That leaves the amorphous mass of Labour's "soft left" (or centre-left), slowly coming to terms with the prospects of life under a leader who, unlike Kinnock, cannot claim the sentimental loyally of any section of the left. The centre-left kept its head down in the two years before the general election but it is likely that, with Kinnock gone, it will experience something of a revival as backbench MPs and others feel freer to speak their minds. Already the Tribune Group at Westminster is back to weekly meetings and centre-left MPs say that they detect a hunger for open discussion throughout the party.
As yet, however, this is all promise. Perhaps because of the leadership campaign, the centre-left has as yet contributed little of substance: a handful of articles in the Guardian, Tribune and the New Statesman and a few discussion papers for conferences. Indeed, it is difficult to work out exactly where the centre-left sees Labour going.
There is no centre-left consensus on most of the big questions that the party will have to face in the next couple of years – Europe, economic policy, environmentalism, electoral reform – let alone on internal party affairs.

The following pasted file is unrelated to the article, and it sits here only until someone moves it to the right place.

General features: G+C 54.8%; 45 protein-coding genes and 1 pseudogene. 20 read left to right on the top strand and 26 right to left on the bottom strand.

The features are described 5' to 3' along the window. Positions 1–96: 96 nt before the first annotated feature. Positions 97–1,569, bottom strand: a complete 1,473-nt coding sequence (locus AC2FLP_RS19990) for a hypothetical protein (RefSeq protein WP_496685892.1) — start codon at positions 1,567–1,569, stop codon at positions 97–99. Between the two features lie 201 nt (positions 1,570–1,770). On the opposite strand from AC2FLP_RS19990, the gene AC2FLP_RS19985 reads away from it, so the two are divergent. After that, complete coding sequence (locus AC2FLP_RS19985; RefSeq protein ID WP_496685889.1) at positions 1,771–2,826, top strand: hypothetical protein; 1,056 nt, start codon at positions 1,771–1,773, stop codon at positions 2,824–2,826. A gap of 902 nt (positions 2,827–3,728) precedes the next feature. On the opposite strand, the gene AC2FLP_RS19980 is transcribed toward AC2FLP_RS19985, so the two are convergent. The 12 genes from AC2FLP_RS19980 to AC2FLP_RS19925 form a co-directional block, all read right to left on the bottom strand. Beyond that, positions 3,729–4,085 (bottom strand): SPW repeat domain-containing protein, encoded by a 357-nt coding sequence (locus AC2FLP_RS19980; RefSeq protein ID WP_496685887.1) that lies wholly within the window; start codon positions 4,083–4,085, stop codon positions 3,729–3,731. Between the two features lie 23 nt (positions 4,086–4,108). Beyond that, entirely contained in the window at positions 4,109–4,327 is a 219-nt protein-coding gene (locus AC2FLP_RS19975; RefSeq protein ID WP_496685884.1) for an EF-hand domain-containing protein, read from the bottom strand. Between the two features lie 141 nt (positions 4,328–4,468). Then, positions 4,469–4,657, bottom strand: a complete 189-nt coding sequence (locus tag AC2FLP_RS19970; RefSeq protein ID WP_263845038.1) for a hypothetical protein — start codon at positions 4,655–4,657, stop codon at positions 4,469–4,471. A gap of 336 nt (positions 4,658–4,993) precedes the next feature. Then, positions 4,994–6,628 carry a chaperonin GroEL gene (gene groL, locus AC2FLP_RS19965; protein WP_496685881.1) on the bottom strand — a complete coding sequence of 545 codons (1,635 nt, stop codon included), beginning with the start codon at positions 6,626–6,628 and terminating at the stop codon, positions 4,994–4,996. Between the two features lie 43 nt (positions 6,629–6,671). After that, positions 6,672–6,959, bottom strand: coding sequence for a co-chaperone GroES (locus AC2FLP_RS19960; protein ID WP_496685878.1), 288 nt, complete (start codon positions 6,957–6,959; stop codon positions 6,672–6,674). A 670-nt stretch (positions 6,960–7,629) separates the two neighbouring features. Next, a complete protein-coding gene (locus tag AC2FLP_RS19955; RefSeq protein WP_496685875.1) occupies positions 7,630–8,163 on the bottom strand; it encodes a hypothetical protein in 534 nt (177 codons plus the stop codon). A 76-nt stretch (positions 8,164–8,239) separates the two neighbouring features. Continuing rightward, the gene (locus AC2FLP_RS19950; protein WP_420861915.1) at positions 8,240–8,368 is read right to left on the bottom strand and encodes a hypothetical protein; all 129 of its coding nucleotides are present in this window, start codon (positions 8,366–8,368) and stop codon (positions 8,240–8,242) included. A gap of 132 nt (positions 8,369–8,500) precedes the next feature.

Optimists say that it is simply a matter of time before this sorts itself out; pessimists argue that the centre-left is as short of ideas as the hard left and will almost inevitably end up meekly following in the footsteps of the "businesses-usual" right.
This weekend's Tribune/Labour Co-ordinating Committee conference in London (see advertisement on page 10) is a forum for a free and frank exchange of views rather than a meeting to forge a new radical consensus, but it should give a good indication of what we can expect, from the centre-left in the next couple of years.